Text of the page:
Thursday, April 28, 2011

Review: Big Sex, Little Death

Big Sex, Little Death
by Susie Bright
Seal Press, 2011

Some people are just extraordinary. There's no other way to say it. Some people, for some reason, have the courage to live big adventurous lives. I've met a few of them and I'm convinced it isn't something they do on purpose. They've never made a conscious decision to be that way and frequently they don't even realize they are that way. If you ask them they'll say that it's chance that has always led them to the center of things. They don't see that they have some sort of internal compass that points them towards adventure and a personal gravity that draws others into their orbit. Susie Bright is one of those people (though I'm ninety-nine percent sure she's one of the ones who would deny it).

Her new book, Big Sex, Little Death, is a memoir of the first half of her life. It begins with her childhood and ends shortly after the birth of her daughter in the early 1990s. In a way, it's a shame it doesn't go further, but then Susie has written a great deal about the other parts of her life in other books and her excellent blog. Those were the days when she was "Susie Sexpert" -- a nickname she now dislikes -- the one who kept us apprised of the Sexual State of the Union, told the Wachowski Brothers and two straight girls how to finger fuck, and still makes sure we had top quality stories to read while we masturbate. That was the Susie Bright I was familiar with. For the purpose of this review, let's call that one Susie Version Four. Even though I read her blog quasi-religiously I didn't know how much of the picture I was missing until Big Sex, Little Death came along.

This book deals almost entirely with Susies One through Three. Susie One was a bookish young girl whose college professor parents met living in India. She was raised in California. After her parents divorced her mom took her to live in Edmonton, Alberta. Unfortunately, her mother's bitterness about the glass ceiling that kept women from getting very far in the world of academia translated to some borderline abusive, borderline suicidal behavior, so Susie learned to walk on egg shells. After Susie was injured in one of her mother's quasi-suicide attempts -- one of the most shocking moments in the book, to which I can't do justice in this summary -- her mother wisely sent her back to California to live with her father. The sheltered girl transfers to a high school in Los Angeles, and within a year has blossomed into Susie Two, who joins a student communist group called the Red Tide and starts experimenting with casual sex. Eventually she drops out of high school to become a Socialist labor organizer in Detroit and Louisville, where she is threatened with guns, witnesses a stabbing and has her apartment vandalized by the KKK. But a Party schism (what a cliché!) sends her packing. In San Francisco, she becomes Susie Three, a lesbian, a vibrator expert in a feminist sex toy store, and front line infrantrywoman in a feminist culture war. As a contributor and editor of On Our Backs, the first lesbian porn magazine, she's accused of helping the patriarchy enslave women by the sex-negative, second-generation feminist movement.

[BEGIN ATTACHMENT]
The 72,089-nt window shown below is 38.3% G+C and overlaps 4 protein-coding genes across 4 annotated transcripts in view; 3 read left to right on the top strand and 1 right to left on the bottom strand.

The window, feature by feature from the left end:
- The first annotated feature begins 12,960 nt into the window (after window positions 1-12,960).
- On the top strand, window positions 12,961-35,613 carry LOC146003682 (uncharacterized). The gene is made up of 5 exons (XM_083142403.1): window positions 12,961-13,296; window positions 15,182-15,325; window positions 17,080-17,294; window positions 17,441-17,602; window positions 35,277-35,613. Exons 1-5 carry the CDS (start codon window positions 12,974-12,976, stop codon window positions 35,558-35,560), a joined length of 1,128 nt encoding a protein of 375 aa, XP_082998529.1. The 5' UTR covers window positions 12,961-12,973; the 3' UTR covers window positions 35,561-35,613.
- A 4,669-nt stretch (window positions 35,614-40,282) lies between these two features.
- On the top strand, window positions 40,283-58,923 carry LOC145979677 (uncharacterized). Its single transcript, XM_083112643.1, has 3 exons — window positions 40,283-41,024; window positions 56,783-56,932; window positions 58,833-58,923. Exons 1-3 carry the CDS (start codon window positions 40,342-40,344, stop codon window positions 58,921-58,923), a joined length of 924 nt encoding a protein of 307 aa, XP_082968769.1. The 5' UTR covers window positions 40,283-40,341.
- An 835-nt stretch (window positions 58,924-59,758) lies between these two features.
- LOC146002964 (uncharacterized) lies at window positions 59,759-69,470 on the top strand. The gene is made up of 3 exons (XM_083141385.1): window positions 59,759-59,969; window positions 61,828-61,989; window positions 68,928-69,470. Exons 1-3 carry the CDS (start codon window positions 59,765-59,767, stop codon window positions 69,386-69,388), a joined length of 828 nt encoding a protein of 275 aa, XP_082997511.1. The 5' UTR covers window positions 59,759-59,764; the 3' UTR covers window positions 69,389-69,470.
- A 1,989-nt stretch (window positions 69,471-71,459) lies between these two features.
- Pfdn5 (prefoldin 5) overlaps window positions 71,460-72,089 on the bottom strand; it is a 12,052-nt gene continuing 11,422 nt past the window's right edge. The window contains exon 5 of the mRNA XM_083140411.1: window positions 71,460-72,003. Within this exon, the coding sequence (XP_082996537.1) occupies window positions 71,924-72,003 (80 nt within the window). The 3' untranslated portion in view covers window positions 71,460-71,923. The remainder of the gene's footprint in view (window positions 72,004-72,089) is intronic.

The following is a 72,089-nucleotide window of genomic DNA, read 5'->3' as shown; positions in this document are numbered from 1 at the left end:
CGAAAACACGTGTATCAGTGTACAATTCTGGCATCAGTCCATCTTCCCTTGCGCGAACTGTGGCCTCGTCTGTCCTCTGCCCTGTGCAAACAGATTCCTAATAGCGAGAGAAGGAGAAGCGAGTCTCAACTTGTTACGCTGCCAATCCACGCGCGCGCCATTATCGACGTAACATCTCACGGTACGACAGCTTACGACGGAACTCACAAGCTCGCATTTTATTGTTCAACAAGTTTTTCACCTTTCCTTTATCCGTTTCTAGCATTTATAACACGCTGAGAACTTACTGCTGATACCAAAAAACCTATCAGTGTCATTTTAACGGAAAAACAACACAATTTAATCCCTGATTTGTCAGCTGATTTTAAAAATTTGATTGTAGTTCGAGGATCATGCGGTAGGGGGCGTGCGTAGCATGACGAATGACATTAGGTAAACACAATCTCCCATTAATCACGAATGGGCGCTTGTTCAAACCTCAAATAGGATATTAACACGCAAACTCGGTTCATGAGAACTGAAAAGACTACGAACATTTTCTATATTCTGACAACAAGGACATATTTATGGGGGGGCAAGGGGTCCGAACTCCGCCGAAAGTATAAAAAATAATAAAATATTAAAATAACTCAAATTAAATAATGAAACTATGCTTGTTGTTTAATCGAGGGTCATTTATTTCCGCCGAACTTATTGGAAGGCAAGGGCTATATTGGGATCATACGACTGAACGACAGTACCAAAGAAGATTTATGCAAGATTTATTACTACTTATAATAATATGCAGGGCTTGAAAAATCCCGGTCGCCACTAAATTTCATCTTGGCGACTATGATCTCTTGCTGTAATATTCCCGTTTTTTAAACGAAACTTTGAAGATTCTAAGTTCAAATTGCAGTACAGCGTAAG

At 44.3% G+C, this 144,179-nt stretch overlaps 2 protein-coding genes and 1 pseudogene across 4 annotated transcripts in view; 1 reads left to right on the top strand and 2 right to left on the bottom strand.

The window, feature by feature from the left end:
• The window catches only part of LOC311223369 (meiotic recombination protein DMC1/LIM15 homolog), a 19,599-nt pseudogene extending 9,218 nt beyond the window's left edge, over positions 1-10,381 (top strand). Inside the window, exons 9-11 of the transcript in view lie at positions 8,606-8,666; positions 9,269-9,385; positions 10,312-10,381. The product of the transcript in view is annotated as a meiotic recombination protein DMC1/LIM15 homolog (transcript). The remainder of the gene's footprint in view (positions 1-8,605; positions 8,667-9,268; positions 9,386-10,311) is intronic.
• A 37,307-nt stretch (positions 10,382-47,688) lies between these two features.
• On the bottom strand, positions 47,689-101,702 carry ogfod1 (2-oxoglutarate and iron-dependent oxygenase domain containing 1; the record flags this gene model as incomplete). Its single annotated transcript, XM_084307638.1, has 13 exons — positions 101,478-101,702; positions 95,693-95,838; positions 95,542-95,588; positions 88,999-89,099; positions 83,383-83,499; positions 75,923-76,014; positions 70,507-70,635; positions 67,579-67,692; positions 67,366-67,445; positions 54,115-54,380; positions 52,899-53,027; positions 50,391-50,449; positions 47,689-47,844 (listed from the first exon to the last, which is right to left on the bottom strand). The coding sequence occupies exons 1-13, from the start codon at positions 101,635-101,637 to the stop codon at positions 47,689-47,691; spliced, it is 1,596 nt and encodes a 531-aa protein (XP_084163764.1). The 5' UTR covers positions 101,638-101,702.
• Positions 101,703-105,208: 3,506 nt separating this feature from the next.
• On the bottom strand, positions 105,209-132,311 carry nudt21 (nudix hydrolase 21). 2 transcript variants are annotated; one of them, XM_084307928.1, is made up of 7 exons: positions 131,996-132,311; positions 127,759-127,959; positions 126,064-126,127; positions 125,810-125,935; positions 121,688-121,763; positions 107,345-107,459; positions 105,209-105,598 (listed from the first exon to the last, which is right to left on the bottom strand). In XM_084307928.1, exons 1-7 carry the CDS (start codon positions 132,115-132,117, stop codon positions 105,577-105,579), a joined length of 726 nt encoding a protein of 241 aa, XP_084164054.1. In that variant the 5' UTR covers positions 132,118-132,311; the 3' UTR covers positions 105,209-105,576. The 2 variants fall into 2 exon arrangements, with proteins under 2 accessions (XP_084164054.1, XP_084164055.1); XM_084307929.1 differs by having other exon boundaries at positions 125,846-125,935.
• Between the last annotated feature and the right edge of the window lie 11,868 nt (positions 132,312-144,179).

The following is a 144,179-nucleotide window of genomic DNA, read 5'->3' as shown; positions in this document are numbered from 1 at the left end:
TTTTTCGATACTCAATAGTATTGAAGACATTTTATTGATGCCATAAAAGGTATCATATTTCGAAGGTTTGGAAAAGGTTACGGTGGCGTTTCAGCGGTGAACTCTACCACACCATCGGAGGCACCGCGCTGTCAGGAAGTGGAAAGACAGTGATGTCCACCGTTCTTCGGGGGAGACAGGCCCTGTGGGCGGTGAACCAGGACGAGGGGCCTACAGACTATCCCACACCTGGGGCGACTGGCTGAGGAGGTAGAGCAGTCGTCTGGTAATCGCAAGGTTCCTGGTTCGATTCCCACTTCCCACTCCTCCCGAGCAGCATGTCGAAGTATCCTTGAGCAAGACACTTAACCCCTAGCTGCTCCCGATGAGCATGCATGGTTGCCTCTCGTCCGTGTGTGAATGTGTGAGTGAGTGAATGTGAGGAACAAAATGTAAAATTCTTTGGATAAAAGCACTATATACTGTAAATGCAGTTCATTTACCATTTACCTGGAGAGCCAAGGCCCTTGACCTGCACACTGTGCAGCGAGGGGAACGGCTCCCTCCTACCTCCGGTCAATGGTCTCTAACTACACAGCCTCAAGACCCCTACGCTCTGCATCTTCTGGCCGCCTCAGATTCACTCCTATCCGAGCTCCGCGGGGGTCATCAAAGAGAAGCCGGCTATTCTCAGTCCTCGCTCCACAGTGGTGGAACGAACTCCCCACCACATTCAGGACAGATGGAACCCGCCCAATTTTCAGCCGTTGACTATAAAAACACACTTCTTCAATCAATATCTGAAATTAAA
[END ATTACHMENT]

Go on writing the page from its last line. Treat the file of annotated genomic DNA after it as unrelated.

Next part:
I bought this book because I was interested in Susie's life as a sex-positive celebrity. Interestingly enough, that's the part I found to be the least spellbinding. I was most enraptured by the stories about her childhood and about her political awakening. Those were the moments when I felt like, after all these years of learning about what Susie does, I was finally learning who she is. Throughout the book, Susie comes off as strong, intelligent, adventurous and endearingly vulnerable. She seems to always be in just a little over her head -- so reliably over her head, in fact, that you can only conclude that that's where she wants to be.

There is one thing in this book that I did find a little bit shocking. No, it wasn't the fact that, at sixteen, Susie was running around having casual sex with all of the International Socialists. Susie's mostly regret-free sexual adventures were fun to read, and (dare I admit it?) pretty hot. No, the thing that shocked me was none of the intelligent, serious thirty-year-old Socialist men she meets seems to have any problem having sex with someone so young. Maybe I'm being extremely naïve, but this seemed like a huge generational difference. I remember being hit on by a seventeen-year-old one time and being quite frankly frozen with inhibition -- and I was only twenty-three at the time! I feel like I grew up in a generation where it's generally held that high schoolers should fuck high schoolers, college students should fuck college students, and after that, anything goes. At almost thirty, I'd feel wrong hitting on a college girl. It's hard to believe things were so different just thirty years ago.

That's my only complaint. It's not really about the book at all, and it's probably just my latent sex-negativity talking. Besides that recurring "yuck" moment, I can recommend this book with my whole heart. Get a copy. If you know any feminists, get them a copy too. (Mother's Day is coming up!)

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